Professor Robin Vose is headed to the British Library in London soon thanks to a $3,625 research grant from St. Thomas University’s Research Committee. Vose will continue the research he began with his friend who worked at the University of Notre Dame.
“[He] managed to secure the purchase of a major, never-before studied collection of inquisition materials. I was invited to help organize the collection and together we decided to create a web-based display for students,” Vose said.
Vose’s friend, Scott Van Jacob, passed away from cancer in 2009. In memory of his friend, Vose decided to keep working on the project. He also decided to examine texts outside of the Notre Dame collection. The STU history professor has examined texts in the U.S., Spain, Mexico, and Chile.
Studying these texts will allow Vose to “provide new insights into how the Inquisition itself changed over time and how it adapted its practices to deal with new circumstances, such as the emergence of Protestant churches, globalization and encounters with previously unknown peoples in the Americas,” Vose said.
“This STU Research Grant will allow me to continue the project later this year at the British Library in London—one of the world’s biggest and most important libraries but one I have never had the chance to visit. My student research assistant and I are currently putting together a full list of inquisition manuals there, but I already know it contains rare manuscripts composed by Bernard Gui among others. I will examine these and compare them to others, significantly building my knowledge both of Gui’s work and of the genre as a whole,” said Vose.
Gayle MacDonald, chair of the STU Research Committee, said they gave Vose the biggest award because they thought it was the most well-articulated, feasible, and worthy project of the eight that applied. However, said MacDonald, “all of the major grants were interesting and worthy projects.”
MacDonald says Vose is intelligent and knows how to give his research purpose.
“All of his research is directed to teaching students how to do research…his research and teaching is seamless.”
The research committee consists of six faculties from different disciplines. Two members are nominated each year with three-year rotations. When the committee chooses applicants they look for the quality of research presented. MacDonald says most faculty are more accustomed to writing academically and writing for funding is a different type of writing.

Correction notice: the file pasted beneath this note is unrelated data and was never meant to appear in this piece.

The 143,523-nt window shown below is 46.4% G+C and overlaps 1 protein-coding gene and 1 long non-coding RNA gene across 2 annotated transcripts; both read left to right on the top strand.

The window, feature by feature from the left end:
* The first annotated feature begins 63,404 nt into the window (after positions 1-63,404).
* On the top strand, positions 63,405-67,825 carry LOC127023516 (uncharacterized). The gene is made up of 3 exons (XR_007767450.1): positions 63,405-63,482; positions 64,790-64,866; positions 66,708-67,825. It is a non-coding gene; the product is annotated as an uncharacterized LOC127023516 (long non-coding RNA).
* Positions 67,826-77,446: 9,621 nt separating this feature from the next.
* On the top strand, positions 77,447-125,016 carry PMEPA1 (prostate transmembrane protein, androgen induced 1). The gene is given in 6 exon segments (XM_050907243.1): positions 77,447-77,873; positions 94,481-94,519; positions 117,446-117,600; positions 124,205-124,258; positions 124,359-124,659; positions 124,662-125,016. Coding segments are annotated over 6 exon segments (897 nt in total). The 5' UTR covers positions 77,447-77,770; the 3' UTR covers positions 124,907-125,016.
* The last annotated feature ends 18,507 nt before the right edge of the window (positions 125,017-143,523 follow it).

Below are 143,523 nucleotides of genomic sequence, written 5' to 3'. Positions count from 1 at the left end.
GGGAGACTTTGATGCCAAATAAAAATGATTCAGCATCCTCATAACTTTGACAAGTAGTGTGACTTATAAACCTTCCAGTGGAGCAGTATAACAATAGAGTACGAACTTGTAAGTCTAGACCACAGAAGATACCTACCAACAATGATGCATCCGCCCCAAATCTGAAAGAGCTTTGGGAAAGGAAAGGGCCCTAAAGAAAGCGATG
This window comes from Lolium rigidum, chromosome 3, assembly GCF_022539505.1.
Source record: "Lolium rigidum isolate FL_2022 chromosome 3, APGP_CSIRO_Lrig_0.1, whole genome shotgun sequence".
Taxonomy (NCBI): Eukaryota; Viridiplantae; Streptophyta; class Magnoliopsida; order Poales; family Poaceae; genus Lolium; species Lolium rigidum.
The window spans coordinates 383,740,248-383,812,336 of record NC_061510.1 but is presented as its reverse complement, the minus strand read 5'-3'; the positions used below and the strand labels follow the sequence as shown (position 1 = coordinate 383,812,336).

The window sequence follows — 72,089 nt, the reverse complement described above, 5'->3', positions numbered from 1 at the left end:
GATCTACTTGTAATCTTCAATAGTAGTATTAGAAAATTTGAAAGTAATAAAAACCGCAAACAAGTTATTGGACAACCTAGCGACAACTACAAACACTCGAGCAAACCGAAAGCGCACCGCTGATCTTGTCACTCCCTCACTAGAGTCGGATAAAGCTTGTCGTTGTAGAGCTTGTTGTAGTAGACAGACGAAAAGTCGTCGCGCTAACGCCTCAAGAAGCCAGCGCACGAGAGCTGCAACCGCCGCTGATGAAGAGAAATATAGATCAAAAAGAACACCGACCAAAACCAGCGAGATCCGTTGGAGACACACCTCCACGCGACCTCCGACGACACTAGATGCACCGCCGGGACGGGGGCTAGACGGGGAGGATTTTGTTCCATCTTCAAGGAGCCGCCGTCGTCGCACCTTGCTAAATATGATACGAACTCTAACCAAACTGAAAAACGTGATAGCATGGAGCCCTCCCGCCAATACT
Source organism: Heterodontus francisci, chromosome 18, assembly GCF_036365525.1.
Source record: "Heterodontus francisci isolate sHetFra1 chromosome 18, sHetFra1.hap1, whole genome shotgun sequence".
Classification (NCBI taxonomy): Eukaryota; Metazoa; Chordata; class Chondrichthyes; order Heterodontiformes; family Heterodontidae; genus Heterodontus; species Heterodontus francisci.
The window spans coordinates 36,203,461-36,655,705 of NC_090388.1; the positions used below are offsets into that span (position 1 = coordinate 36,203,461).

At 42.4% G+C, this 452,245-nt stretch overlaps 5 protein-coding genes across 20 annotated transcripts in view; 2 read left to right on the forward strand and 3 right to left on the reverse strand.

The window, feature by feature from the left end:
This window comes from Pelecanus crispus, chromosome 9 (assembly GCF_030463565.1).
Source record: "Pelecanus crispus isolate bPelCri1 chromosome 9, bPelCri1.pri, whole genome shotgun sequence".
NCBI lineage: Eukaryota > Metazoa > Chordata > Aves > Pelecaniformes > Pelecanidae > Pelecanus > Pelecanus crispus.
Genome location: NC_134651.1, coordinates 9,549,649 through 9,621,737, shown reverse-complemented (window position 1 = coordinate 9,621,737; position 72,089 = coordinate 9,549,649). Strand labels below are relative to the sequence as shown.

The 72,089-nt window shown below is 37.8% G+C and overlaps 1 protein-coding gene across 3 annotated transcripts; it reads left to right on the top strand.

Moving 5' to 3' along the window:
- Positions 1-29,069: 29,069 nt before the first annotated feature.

The Research Committee has created workshops on how to write for funding because getting funding is strategic.
“Research is the life blood of a university,” MacDonald said.
“Research drives ideas, critical thinking, good teaching, policy…etc.”
This year eight people applied for the major award. MacDonald says the numbers are increasing every year because the cost of research is going up. In the past, there have normally been two or three applicants.
“Funding gives the professor the motivation, the assistance, and the support needed to do the project,” said MacDonald.
The Committee holds two competitions per year. The major research grant (MRG) is only awarded to one faculty member, this year it was Vose. There are also general research grants (GRG), which are awarded to many applicants. One recipient is history professor Michael Dawson.
Would you take a class on the history of Jell-O? Dr. Dawson hopes students will. Dawson plans to invent a course at STU on junk food. The class will be a stepping-stone to a book he is co-writing with his partner, Catherine Gidney, called Junk Food and In-Digestible Food. One of the chapters will be on Jell-O.
Dawson describes himself as a historian on popular culture. He’s interested in the industrialization of food. He’s also intrigued by the idea of Jell-O as a non-food food.
Dawson will be using his grant money this summer to visit a Jell-O Museum in Le Roy, NY. At the museum, he will have access to commercials, old packaging, and most importantly how it was marketed. He also plans to visit the library at the University of Guelph in Ontario. This library is full of recipes and cookbooks. There are about 25 recipe books produced by the Jell-O Corporation.
“With the use of these recipe books I will be able to see the corporate view point of how to use the product,” Dawson said.
However, the course and the book will not just be about Jell-O. Some other foods he has been researching are pizza, Happy Meals, Twinkies, and soft drinks.
In Dawson’s studies so far he has learned about how Jell-O’s marketing has changed over time.
“For example, during the depression Jell-O was marketed as a food stretcher. It was something to add to things to stretch the food’s use and to feed more people. In the 1950s and 60s when women were entering the workforce and had less time to cook, Jell-O was marketed as a time saver,” Dawson said.
STU psychology professor, David Korotkov, was also awarded a research grant. He will be continuing his research he presented in 2012 to the Annual International Society for Humor Studies Conference in Kracow, Poland. In this new research, he will look at several other different roles that humour takes in relation to human behaviour and health.